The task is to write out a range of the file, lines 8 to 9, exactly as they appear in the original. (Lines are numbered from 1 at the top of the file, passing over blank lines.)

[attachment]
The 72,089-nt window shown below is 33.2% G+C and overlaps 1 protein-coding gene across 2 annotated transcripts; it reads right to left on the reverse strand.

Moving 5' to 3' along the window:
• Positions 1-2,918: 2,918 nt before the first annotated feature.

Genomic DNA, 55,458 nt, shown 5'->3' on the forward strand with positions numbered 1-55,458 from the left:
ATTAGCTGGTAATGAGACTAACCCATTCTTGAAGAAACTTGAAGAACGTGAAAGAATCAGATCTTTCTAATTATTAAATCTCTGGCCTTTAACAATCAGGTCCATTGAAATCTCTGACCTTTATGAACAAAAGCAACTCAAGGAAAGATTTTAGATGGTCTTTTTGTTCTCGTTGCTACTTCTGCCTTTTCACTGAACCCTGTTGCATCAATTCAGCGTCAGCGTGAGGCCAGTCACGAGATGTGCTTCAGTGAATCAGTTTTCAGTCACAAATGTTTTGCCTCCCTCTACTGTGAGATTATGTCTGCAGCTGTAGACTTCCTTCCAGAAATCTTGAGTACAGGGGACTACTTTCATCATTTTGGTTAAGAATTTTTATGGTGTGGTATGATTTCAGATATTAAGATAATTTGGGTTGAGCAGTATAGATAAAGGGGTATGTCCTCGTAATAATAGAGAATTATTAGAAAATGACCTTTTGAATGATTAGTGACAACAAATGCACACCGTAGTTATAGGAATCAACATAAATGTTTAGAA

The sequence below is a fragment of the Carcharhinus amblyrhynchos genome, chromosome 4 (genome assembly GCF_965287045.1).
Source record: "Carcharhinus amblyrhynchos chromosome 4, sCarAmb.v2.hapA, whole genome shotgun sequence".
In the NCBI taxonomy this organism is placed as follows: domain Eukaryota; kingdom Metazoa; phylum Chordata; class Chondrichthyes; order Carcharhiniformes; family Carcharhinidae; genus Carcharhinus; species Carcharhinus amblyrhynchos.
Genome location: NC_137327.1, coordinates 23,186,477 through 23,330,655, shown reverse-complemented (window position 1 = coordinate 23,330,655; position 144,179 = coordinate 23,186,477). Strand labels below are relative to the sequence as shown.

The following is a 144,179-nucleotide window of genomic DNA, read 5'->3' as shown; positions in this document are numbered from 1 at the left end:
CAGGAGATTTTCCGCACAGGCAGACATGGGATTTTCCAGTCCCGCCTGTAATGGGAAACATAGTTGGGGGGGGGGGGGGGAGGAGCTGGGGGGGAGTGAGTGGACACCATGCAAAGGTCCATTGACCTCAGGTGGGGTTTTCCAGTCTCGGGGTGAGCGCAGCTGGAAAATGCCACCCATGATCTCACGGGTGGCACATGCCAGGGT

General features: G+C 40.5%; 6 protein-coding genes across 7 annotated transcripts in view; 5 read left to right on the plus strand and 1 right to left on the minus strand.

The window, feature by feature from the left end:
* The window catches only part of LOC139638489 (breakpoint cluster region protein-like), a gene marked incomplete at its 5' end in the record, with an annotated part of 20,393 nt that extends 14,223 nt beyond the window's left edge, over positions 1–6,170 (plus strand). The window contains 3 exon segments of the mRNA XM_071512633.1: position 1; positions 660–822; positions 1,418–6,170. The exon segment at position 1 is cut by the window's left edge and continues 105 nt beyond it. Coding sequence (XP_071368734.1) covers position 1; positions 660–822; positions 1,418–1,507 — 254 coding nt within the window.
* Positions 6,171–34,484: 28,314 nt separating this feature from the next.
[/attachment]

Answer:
In the NCBI taxonomy this organism is placed as follows: domain Eukaryota; kingdom Metazoa; phylum Chordata; class Chondrichthyes; order Carcharhiniformes; family Carcharhinidae; genus Carcharhinus; species Carcharhinus amblyrhynchos.
Genome location: NC_137327.1, coordinates 23,186,477 through 23,330,655, shown reverse-complemented (window position 1 = coordinate 23,330,655; position 144,179 = coordinate 23,186,477). Strand labels below are relative to the sequence as shown.